June 15, 2021
One last stop on our month-or-such-of-Maigret, though I can’t imagine we’ll be leaving our Parisian Chief Inspector (the great creation of great writer George Simenon) for long – we’ve had a decent amount of Maigret Cocktail Talks, and let’s hope it won’t be the last. The Hanged Man of Saint-Pholien is another good Maigret read, a very interesting one, as Maigret manages to travel to Belgium, back to France, to history, to many secrets, to Armagnac, all by following a shabby traveler and on a hunch switching suitcases.
Maigret took selfish pleasure in his chilly response, but Van Damme sat down at his table anyway.
“You’ve finished? In that case, allow me to offer you a digestif . . . Waiter! Well, what will you have inspector? An old Armagnac?”
He called for the drinks list, and after consultation with the proprietor, chose an 1867 Armagnac, to be served in snifters.
–George Simenon, The Hanged Man of Saint-Pholien
November 13, 2015
First: no ducks are actually used in this drink. If you were worried. Second, it’s Friday the 13th, and you have enough to be worried about without worrying about ducks. I mean, it’s a day renowned for bad luck (especially if you’re camping) and all that. However, this drink is sure to balance out any bad luck, so I suggest you make one double quick.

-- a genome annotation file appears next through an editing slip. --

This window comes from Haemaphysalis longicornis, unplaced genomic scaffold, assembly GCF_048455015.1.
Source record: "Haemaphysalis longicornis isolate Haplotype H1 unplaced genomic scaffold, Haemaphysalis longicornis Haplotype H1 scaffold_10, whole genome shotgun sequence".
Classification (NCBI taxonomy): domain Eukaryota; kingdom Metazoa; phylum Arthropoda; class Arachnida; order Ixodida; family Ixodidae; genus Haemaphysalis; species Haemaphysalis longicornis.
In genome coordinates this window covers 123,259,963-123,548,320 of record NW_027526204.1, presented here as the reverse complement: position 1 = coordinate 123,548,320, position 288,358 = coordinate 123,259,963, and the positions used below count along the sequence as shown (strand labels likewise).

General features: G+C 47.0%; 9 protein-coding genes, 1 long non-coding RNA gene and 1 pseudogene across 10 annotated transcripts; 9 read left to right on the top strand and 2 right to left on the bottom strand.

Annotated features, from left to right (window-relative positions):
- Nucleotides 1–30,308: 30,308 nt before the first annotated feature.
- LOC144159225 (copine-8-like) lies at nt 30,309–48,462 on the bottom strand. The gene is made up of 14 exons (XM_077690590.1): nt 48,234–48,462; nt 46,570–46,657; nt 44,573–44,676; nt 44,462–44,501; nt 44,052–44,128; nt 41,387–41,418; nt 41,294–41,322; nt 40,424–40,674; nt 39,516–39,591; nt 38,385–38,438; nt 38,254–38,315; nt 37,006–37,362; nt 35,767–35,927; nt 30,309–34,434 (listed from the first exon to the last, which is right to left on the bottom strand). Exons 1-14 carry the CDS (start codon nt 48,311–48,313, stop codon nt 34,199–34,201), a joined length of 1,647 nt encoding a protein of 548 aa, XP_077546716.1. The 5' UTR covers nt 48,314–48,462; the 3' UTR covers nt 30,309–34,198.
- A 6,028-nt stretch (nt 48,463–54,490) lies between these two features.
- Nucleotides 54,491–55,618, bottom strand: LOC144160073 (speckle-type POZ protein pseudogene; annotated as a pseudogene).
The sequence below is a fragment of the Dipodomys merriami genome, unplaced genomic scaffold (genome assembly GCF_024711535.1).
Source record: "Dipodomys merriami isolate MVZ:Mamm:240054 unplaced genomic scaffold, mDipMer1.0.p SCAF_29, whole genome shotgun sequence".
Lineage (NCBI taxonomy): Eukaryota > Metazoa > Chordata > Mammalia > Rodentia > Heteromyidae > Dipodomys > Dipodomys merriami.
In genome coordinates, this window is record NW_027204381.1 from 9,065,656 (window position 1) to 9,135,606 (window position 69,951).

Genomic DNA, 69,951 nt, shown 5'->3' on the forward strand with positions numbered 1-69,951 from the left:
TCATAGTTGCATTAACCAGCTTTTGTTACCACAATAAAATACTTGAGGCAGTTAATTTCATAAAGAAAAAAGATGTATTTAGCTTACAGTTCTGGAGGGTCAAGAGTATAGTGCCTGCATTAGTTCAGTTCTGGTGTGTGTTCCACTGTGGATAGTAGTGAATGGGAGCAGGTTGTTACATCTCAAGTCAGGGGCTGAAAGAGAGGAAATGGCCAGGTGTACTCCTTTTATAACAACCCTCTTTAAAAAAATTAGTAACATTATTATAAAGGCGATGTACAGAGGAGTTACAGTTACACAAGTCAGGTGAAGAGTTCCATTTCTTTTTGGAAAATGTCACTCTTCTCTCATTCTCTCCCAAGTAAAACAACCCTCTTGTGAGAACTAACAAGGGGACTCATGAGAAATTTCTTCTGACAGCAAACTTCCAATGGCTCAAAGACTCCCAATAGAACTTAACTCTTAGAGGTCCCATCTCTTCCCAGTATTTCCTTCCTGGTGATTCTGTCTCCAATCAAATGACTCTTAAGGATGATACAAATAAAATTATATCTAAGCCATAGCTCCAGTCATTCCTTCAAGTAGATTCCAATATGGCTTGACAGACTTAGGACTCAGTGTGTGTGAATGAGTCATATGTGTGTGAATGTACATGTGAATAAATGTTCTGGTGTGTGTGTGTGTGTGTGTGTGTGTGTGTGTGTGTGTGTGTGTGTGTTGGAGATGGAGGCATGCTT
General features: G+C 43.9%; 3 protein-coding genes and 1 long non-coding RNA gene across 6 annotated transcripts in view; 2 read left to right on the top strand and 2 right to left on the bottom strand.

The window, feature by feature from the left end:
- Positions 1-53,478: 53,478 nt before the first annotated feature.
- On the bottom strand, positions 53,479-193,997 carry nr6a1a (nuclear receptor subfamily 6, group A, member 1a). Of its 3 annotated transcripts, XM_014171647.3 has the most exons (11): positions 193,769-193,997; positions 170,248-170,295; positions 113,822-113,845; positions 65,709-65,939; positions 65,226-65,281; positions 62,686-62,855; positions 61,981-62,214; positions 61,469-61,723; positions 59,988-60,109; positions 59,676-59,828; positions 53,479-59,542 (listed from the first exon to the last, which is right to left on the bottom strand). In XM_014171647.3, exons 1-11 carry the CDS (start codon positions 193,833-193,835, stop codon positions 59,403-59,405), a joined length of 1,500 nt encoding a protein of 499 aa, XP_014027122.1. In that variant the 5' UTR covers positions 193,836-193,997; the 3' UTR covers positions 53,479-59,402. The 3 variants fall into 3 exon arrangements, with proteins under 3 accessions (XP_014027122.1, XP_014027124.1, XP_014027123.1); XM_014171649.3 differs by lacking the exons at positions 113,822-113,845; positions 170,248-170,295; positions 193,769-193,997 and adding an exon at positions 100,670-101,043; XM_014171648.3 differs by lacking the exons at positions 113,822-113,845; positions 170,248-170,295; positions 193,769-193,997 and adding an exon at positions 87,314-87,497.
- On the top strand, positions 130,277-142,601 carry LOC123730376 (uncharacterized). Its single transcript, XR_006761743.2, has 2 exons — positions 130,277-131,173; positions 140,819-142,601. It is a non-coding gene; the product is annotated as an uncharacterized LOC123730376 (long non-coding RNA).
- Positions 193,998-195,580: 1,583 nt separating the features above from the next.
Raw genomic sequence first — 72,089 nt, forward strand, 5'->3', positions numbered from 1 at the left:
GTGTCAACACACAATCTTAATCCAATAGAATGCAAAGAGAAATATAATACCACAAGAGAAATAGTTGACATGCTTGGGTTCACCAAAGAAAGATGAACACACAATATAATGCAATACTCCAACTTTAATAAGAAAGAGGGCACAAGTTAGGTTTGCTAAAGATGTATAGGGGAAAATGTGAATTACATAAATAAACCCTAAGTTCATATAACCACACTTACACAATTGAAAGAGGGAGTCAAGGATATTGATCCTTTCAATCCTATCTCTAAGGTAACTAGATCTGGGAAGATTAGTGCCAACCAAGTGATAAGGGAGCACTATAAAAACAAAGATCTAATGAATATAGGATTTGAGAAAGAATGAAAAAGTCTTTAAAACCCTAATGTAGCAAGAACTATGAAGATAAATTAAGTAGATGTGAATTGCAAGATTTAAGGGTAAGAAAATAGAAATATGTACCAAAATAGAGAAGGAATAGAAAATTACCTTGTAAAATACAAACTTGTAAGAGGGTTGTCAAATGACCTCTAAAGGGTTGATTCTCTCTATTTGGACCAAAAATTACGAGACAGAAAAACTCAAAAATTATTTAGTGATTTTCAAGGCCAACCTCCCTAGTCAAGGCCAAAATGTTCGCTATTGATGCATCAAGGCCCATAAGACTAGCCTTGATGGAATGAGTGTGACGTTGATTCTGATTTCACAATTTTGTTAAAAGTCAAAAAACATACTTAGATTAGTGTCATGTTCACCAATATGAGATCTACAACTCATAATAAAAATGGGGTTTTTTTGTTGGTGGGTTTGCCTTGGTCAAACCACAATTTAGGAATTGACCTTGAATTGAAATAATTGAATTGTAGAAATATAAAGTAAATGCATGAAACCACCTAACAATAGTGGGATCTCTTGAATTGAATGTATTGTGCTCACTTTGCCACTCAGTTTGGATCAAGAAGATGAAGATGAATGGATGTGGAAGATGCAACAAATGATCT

Why is this particular drink lucky? I’m glad you asked. It starts with Château du Tariquet VS Classique Bas-Armagnac. Armagnac isn’t as well-known at the level it should be. Distilled once, but aged more than most spirits in barrels, it leans towards warm, full flavors, and is usually made by smaller, family-owned producers who’ve been Armagnac-ing for hundreds of years. Château du Tariquet VS Classique Bas-Armagnac is aged in oak for 3 years, and is lovely, with toffee and bread aromas followed up vanilla, oak, and more. It’s well worth sipping solo, but also makes a fairly magnificent base for cocktails.
Especially when added to just a few other key ingredients. Here, the first is Gonzalez Byass Tio Pepe Fino Sherry (Sherry, by the way, is another ingredient not enough think of for cocktails, though it’s thankfully on the rise). Delicate in color, this Sherry is made by one the preeminent Sherry-making families (they’ve been making fine Sherries since 1835) aged for four years, and is quite dry, but with a light almond aroma, and a nutty taste with just a few fruity hints. It’s also quite nice by itself, with food, but brings an individual note to drinks. And if those two charmers weren’t enough, enter old pal Green Chartreuse. Which also brings a very signature style and flavor to any drink. And a little umph.
All together (plus a tiny bit of simple syrup to round out the edged), this is one seriously swell drink. Rich, layered, elegant (in a way that only certain drinks can be), but still approachable. If you can swing it, change your lucky to the better by tracking down these ingredients and making this before the day ends.
The Lucky Duck
2 ounces Château du Tariquet VS Classique Bas-Armagnac
1/2 ounce Gonzalez Byass Tio Pepe Fino Sherry
1/2 ounce Green Chartreuse
1/4 ounce simple syrup
1. Fill a cocktail shaker halfway full with cracked ice. Add the Armagnac, Sherry, Chartreuse, and simple syrup. Stir well.
2. Strain into a cocktail glass. Feel lucky.